Moments of absolute clarity are so satisfying. I watched an entire crowd of farmers experience one at the Illinois Soybean Summit in February.
Kris Ehler, a farmer and agronomist for his Thomasboro, Illinois-based family seed company, Ehler Brothers, told the congregation (yes, I chose that word carefully) that the main reason growers are slow to realize yield gains in soybeans is they are obsessed with corn.
"Corn is the soybean's biggest obstacle. We love corn. We love growing it. It's sexy. Soybean should be more than a rotational crop," he proclaimed.
Insert a mic drop. If I have ever witnessed a room of people collectively squirm, nod and lower their heads all in one I'm guilty as sin movement, this was it. And I reiterate that we were attending a soybean meeting.
I've listened to countless farmers and agronomists give presentations on increasing soybean yields over the years. Ag journalists and publications got on the high yield soybean bandwagon when Kip Cullers burst onto the scene using what he'd learned in green bean production to set his first world record soybean yield in 2006 on his Purdy, Missouri, farm. Back then, rooms of farmers hungered to divine the recipes used by yield kings such as Cullers, so they could apply the same concoctions back home.
But there's something about getting down to the clod-kicking truth that delivers the best "aha" moments. And Ehler saying that farmers mostly miss the mark because they try to apply the same management practices used in corn to their bean production is what delivered the forehead smack.
Ehler is a self-proclaimed "bean dork" and an evangelist for early planting and creative use of inputs to push soybean yield boundaries. That doesn't mean he doesn't like growing corn. He's just bent on figuring out what makes beans different and using that knowledge to move the needle on yield.
Waiting for seed companies to bring yield gains isn't enough, he maintained. It's not that we haven't seen a lot of genetic gain through germplasm, he added. But ... "a half-bushel to three-tenths of a bushel-yield increase per year is not going to cut the mustard if we want to remain sustainable," Ehler said.
Dustin Bowling, a Missouri-based agronomist for AgriGold, likes to talk about treating the soybean like a factory and adjusting management practices to meet the biological needs of the soybean throughout the season. That starts with understanding how the crop harnesses light to fix carbon dioxide through photosynthesis. Ultimately, the idea is to use the soybean's tendencies to gain the maximum return on investment -- yield is part of that equation.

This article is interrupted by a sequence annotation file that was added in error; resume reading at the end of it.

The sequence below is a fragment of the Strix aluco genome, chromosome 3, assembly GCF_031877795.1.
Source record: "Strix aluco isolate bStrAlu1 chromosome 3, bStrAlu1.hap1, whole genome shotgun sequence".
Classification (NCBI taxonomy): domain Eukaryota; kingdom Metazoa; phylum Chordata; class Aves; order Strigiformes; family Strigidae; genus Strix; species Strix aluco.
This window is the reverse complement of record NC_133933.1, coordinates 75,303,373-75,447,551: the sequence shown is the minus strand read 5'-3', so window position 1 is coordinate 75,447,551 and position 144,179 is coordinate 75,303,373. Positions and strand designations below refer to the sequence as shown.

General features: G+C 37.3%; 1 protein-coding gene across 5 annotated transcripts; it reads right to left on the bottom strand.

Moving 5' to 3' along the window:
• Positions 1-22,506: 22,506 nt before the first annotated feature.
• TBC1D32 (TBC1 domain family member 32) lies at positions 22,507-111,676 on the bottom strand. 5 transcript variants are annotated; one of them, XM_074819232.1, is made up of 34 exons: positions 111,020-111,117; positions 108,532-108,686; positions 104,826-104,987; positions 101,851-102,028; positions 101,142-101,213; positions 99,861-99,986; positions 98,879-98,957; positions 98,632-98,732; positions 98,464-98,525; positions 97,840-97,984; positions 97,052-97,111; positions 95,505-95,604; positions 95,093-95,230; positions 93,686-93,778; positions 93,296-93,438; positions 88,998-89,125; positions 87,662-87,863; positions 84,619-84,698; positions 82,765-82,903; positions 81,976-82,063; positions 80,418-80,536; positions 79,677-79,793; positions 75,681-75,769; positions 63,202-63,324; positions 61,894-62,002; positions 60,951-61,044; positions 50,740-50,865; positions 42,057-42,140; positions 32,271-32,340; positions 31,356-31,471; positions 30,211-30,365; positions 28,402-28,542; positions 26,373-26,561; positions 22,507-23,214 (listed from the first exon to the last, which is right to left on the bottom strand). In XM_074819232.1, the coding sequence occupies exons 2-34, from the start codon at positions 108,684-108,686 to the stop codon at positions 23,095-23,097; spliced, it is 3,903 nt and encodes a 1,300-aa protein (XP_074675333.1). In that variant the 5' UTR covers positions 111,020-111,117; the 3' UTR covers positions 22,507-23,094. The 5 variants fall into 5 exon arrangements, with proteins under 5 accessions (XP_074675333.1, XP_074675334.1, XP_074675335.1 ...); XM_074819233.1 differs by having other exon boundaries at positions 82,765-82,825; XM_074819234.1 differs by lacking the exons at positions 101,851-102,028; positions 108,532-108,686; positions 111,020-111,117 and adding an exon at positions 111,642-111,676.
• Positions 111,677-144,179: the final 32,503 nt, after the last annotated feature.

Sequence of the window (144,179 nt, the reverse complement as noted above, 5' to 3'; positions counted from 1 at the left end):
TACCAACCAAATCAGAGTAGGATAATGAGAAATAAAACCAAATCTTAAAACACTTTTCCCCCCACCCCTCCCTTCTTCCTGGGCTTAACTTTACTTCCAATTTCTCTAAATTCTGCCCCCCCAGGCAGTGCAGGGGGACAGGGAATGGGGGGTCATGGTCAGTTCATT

You can find Ehler and Bowling and others discussing these thoughts in the recent DTN article "Manage Soybeans All Season Long." It covers many of the basics of how farmers and agronomists are unlocking soybean secrets. Read it here: https://www.dtnpf.com/….
Part of the strategy of positioning the soybean for success is timely planting -- or more specifically, early planting. Ehler is an advocate for pushing the plant to begin flowering before summer solstice (June 21) to take advantage of the most sunlight possible. He figures he gives up 4/10 to 5/10 of a bushel per day when planting after April 25.
He could be pushing up against that calendar date this year. While Ehler has a few beans in the ground, frequent rains have mostly kept planters stalled so far in 2022 in his area of east-central Illinois.
DTN Ag Meteorologist John Baranick said the forecast for the next week is below-normal temperatures, followed by some ups and down through early May. "There is a possibility of another cold event that could lead to some frosts for the northern Corn Belt," said Baranick.
Temperatures turn up for the last half of May and continue through the rest of the summer in Illinois, according to Baranick's long-term forecasts. The Mississippi River will likely be the dry line -- with regions to the west experiencing more heat and dryness through summer months than those to the East and Southeast. Long-range forecasts show all primary agricultural areas in the country (except for the eastern Seaboard) stand to be dry through July and August, he added.
Soybeans by nature are like a marathon runner that benefits from a well-timed gulp in August, when soybean water usage peaks and nutrients begin to move from the plant tissue into the seed.
These long-range forecasts indicate the need to understand soybean growth and development stages to adapt management practices and determine if and when additional inputs are prudent.
Soybean specialists from around the country have put together a primer on soybean growth stages at: https://soybeanresearchinfo.com/…. The chart explores common myths and misconceptions about how the soybean grows and responds to challenges.
Watch Dustin Bowling present a webinar on managing the soybean factor for maximum output go here: https://www.ilsoyadvisor.com/…
Watch Kris Ehler's presentation at the Illinois Soybean Summit here:
https://www.youtube.com/…. He covers why inoculants are important and how much real estate the seed has for seed treatments. He talks micronutrients and a host of other scenarios that separate soy management from corn.
Learn more about how Illinois farmers are pushing soybean yields through biology:
Pamela Smith can be reached at Pamela.firstname.lastname@example.org
Follow her on Twitter @PamSmithDTN
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